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  7. You make some excellent points.
    I know I will always keep a little supply of loo paper aside just in case and I adopt the strategy of one open, one (at least) in the cupboard. I always have done - I get it from my parents!
    xx

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    1. Thank you, Joy. We will definitely keep loo paper here too, we never did run out, but we did come close.

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  8. I have to admit that Covid did not change my life drastically. I was already social distancing because I am an introvert. My excitement for the week was essential shopping. DH & I were already adopting new shopping habits as we went into our new decade. I was already updating to more modern frugality rules. I have always lived below my means because I always think "What If?"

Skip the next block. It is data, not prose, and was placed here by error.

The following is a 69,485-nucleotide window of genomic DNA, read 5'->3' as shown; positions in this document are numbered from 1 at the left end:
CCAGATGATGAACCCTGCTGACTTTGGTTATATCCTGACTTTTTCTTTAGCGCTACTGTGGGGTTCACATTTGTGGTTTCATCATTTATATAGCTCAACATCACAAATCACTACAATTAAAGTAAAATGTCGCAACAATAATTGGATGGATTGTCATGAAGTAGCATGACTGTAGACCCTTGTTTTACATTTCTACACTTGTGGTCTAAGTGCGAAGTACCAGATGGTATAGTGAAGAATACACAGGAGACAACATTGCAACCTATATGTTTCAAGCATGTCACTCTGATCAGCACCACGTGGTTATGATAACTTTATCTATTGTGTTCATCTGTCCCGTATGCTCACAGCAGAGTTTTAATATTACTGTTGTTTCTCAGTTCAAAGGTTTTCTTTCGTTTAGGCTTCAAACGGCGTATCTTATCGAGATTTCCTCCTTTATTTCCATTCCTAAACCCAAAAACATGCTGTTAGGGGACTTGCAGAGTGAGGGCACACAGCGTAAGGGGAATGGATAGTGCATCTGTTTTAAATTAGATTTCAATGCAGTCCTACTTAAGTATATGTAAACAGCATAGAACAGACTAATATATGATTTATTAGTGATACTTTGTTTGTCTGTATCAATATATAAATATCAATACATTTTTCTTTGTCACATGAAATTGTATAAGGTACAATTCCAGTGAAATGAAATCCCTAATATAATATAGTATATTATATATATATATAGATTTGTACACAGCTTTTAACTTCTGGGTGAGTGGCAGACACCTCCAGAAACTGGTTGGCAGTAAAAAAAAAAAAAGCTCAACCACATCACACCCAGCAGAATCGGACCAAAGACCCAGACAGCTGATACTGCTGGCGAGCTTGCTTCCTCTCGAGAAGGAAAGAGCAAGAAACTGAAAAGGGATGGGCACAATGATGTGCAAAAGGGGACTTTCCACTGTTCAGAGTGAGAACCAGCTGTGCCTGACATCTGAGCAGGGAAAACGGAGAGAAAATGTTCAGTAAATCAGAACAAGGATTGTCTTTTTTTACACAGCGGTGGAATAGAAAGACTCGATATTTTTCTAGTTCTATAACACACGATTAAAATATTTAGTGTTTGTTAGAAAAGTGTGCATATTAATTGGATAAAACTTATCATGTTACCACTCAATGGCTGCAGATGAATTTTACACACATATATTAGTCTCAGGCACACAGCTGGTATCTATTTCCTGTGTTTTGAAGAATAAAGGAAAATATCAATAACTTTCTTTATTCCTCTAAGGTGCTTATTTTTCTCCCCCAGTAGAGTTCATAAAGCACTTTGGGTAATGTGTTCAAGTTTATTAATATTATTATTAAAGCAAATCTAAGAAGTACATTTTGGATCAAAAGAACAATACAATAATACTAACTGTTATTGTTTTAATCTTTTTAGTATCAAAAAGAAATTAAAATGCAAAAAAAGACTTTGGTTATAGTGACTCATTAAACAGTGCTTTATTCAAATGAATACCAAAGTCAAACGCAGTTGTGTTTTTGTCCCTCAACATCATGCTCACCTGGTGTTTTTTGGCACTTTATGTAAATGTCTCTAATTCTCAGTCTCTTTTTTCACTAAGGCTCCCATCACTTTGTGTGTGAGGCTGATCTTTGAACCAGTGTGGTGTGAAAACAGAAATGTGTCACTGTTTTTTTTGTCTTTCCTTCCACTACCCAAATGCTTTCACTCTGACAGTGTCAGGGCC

The biggest thing I learned is that my DH was considered essential right at the beginning. I saw the way people treated my DH by not putting his safety first. They treated him as if he were disposable and was a servant to their needs. I know I am not the only one that felt this way. I have so many discussions about this. There were so many who heard good stories about people treating essential workers with respect and kindness. For every one of those lovely angels there were nine that treated essential workers horribly. I had a view that all people are good inside. I am a little bit more hesitant of people now. It is going to be a healing process to trust people to be decent for a long time to come.

    We are definitely in a new normal. Our old way of life is now part of history. It's not a bad thing.